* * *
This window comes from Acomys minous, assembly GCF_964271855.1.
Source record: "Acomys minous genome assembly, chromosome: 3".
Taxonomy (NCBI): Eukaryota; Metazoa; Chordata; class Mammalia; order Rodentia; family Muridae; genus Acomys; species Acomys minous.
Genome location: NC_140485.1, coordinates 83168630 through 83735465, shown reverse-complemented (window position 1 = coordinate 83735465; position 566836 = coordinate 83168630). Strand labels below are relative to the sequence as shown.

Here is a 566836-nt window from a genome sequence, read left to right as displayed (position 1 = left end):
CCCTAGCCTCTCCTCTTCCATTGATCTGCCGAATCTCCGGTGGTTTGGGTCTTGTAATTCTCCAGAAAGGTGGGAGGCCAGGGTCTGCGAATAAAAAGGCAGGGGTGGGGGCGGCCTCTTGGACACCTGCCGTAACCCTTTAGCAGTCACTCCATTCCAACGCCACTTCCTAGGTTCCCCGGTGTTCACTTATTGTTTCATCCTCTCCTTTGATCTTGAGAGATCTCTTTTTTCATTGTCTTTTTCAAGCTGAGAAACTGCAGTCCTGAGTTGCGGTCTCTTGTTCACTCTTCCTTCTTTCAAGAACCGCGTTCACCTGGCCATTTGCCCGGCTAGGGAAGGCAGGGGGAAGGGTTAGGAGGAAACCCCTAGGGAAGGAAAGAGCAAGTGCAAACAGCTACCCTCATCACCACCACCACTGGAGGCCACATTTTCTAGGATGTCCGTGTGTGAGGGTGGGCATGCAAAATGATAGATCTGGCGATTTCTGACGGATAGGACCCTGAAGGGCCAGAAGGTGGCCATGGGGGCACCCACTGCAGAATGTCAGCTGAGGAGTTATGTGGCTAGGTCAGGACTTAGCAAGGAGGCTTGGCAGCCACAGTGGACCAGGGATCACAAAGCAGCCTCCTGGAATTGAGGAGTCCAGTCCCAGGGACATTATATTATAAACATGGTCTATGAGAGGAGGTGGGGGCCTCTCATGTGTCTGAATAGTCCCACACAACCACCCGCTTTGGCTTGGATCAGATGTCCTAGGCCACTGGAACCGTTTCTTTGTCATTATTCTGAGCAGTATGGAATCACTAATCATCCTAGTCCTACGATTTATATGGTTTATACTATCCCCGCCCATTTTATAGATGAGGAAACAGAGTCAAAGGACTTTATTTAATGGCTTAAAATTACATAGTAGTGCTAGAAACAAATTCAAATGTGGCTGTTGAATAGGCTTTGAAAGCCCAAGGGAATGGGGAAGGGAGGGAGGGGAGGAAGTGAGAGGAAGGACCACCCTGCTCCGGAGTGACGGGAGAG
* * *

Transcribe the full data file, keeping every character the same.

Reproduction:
This window comes from Acomys minous, assembly GCF_964271855.1.
Source record: "Acomys minous genome assembly, chromosome: 3".
Taxonomy (NCBI): Eukaryota; Metazoa; Chordata; class Mammalia; order Rodentia; family Muridae; genus Acomys; species Acomys minous.
Genome location: NC_140485.1, coordinates 83168630 through 83735465, shown reverse-complemented (window position 1 = coordinate 83735465; position 566836 = coordinate 83168630). Strand labels below are relative to the sequence as shown.

Here is a 566836-nt window from a genome sequence, read left to right as displayed (position 1 = left end):
CCCTAGCCTCTCCTCTTCCATTGATCTGCCGAATCTCCGGTGGTTTGGGTCTTGTAATTCTCCAGAAAGGTGGGAGGCCAGGGTCTGCGAATAAAAAGGCAGGGGTGGGGGCGGCCTCTTGGACACCTGCCGTAACCCTTTAGCAGTCACTCCATTCCAACGCCACTTCCTAGGTTCCCCGGTGTTCACTTATTGTTTCATCCTCTCCTTTGATCTTGAGAGATCTCTTTTTTCATTGTCTTTTTCAAGCTGAGAAACTGCAGTCCTGAGTTGCGGTCTCTTGTTCACTCTTCCTTCTTTCAAGAACCGCGTTCACCTGGCCATTTGCCCGGCTAGGGAAGGCAGGGGGAAGGGTTAGGAGGAAACCCCTAGGGAAGGAAAGAGCAAGTGCAAACAGCTACCCTCATCACCACCACCACTGGAGGCCACATTTTCTAGGATGTCCGTGTGTGAGGGTGGGCATGCAAAATGATAGATCTGGCGATTTCTGACGGATAGGACCCTGAAGGGCCAGAAGGTGGCCATGGGGGCACCCACTGCAGAATGTCAGCTGAGGAGTTATGTGGCTAGGTCAGGACTTAGCAAGGAGGCTTGGCAGCCACAGTGGACCAGGGATCACAAAGCAGCCTCCTGGAATTGAGGAGTCCAGTCCCAGGGACATTATATTATAAACATGGTCTATGAGAGGAGGTGGGGGCCTCTCATGTGTCTGAATAGTCCCACACAACCACCCGCTTTGGCTTGGATCAGATGTCCTAGGCCACTGGAACCGTTTCTTTGTCATTATTCTGAGCAGTATGGAATCACTAATCATCCTAGTCCTACGATTTATATGGTTTATACTATCCCCGCCCATTTTATAGATGAGGAAACAGAGTCAAAGGACTTTATTTAATGGCTTAAAATTACATAGTAGTGCTAGAAACAAATTCAAATGTGGCTGTTGAATAGGCTTTGAAAGCCCAAGGGAATGGGGAAGGGAGGGAGGGGAGGAAGTGAGAGGAAGGACCACCCTGCTCCGGAGTGACGGGAGAG